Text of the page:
IVS of HD and patient PBMCs

PBMCs were plated in tissue culture flasks at 1 × 106 cells per cm2 in complete media in the absence of cytokine for 2 hours at 37 °C to separate the adherent (monocyte-containing) and non-adherent (T-cell-containing) fractions. T cells were enriched from the non-adherent fraction by untouched negative selection (STEMCELL Technologies). To generate moDCs, the adherent fraction was washed with PBS, and fresh complete media supplemented with recombinant human IL-4 and GM-CSF (400 IU ml−1) were provided every alternate day. moDCs were stimulated with LPS (Invitrogen) and IFN-γ (Miltenyi Biotec) for 16–24 hours before transfection. moDCs were electroporated with 100 μg ml−1 of mRNA encoding an individual PIK3CA hotspot mutation using the Neon Transfection system (10-μl tip, setting: 1,325 V/10 ms/3 pulses). HD T cells were co-cultured with electroporated moDCs at an effector-to-target (E:T) ratio of 3:1 in the presence of IL-21 (30 ng ml−1) in 24-well non-TC plates (Falcon). Wells were supplemented with fresh media containing IL-7 and IL-15 (10 ng ml−1 each) every 3 days during the duration of the in vitro culture. All cytokines were purchased from Miltenyi Biotec. For patient-derived samples, PBMCs were enriched for CD8+ T cells and stimulated with autologous monocytes pulsed with pMut (1 μg ml−1) in the presence of 300 IU ml−1 of IL-2.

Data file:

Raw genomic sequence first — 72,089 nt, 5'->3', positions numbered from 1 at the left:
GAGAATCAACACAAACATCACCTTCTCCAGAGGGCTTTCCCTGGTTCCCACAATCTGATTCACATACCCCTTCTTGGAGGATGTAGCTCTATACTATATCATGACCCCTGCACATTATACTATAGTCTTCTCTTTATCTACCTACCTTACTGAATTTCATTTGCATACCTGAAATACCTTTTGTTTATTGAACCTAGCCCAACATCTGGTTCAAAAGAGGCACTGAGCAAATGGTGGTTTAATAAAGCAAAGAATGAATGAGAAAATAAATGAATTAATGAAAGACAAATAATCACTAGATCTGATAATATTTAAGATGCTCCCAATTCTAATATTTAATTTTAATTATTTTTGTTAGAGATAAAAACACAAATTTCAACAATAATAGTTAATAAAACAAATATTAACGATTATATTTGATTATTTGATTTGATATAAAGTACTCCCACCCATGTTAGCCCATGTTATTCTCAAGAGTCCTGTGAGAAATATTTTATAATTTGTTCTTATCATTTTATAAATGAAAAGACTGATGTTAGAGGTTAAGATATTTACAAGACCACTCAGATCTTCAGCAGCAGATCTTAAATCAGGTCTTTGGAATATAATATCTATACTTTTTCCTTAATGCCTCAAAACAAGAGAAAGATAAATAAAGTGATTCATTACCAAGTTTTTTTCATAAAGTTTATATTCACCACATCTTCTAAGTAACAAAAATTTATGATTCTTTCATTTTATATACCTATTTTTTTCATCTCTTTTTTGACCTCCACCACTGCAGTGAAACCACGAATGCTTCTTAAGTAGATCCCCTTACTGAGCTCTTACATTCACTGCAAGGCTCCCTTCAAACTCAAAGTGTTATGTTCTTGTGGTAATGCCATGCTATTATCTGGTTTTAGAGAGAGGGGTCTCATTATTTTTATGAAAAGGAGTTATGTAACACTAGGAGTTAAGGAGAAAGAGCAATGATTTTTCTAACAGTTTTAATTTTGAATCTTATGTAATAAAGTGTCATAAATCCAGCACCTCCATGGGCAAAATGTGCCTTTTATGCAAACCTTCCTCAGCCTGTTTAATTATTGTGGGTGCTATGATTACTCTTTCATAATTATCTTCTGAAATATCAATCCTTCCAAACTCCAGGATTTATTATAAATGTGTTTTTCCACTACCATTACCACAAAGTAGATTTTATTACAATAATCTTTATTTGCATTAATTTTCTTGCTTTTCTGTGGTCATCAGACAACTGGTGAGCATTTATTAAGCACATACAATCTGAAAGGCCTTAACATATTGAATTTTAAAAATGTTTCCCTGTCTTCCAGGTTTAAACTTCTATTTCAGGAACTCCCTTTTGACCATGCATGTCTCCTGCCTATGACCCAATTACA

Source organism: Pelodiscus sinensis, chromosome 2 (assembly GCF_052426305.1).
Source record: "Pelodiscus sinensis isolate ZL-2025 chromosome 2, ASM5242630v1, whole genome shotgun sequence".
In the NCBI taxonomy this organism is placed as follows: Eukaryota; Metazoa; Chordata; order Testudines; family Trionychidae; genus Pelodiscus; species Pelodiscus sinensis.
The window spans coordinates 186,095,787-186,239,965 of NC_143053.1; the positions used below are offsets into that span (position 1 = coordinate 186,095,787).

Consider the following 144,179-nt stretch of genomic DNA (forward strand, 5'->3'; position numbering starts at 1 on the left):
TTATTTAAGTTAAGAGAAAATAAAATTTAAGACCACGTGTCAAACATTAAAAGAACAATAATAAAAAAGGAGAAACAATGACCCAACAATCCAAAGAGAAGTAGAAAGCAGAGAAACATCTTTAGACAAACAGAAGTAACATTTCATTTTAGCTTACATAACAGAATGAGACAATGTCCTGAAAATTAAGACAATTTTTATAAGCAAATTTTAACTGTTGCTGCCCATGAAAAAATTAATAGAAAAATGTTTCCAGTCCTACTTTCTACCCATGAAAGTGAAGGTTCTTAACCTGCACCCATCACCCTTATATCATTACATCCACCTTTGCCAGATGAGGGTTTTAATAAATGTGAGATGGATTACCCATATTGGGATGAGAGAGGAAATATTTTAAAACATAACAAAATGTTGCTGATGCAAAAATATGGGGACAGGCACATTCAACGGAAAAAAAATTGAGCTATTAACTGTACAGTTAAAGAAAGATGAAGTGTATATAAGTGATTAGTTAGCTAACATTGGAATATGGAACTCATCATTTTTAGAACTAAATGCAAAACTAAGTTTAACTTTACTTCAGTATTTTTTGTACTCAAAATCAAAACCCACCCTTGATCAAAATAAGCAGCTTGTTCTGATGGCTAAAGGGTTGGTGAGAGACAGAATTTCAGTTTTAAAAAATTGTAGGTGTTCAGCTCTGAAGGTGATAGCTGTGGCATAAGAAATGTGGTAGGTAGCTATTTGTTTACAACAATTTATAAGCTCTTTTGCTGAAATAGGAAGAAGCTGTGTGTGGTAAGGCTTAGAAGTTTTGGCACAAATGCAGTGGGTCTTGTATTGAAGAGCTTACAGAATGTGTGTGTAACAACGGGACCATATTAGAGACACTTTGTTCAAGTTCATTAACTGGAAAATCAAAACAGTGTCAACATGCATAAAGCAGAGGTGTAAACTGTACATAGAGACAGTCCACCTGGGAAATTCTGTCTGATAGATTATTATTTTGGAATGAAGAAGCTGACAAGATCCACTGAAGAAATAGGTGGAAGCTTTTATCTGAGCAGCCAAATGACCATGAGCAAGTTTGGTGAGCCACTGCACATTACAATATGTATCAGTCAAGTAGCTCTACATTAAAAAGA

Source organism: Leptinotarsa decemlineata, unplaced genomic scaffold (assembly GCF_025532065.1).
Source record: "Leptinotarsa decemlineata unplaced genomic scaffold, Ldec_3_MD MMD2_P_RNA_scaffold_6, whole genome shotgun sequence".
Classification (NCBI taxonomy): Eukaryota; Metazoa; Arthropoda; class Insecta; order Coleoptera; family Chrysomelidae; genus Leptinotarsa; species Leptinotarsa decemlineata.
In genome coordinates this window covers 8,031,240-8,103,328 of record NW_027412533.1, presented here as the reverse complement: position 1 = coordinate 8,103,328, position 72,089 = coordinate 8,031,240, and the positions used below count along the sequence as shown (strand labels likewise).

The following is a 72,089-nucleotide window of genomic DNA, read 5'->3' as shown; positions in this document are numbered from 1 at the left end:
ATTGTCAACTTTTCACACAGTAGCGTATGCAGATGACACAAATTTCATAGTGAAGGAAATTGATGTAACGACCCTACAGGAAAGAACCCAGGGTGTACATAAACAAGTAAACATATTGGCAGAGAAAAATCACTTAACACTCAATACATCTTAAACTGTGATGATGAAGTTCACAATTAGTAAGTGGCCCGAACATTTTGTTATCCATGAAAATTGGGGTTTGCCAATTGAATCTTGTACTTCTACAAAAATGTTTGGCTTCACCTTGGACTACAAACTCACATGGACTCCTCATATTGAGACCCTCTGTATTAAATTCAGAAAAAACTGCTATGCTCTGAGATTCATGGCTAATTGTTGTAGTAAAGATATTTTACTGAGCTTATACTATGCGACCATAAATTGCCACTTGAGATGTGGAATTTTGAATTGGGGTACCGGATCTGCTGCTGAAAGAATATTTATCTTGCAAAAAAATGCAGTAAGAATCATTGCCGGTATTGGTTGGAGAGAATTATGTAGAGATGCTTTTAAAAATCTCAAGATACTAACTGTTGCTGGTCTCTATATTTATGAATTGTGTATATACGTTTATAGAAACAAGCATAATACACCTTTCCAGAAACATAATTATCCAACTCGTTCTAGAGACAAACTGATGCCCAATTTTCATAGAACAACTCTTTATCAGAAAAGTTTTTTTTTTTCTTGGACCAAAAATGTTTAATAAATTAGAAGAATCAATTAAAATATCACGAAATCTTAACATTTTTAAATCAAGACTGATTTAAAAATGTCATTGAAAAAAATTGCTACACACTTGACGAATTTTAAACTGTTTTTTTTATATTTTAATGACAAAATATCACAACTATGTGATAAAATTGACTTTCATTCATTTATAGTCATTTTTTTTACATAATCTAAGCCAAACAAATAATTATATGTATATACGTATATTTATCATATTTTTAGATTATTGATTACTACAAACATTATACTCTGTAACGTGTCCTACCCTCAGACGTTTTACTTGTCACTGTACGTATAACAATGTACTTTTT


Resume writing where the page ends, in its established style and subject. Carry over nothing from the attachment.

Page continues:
Mutation-specific qPCR screen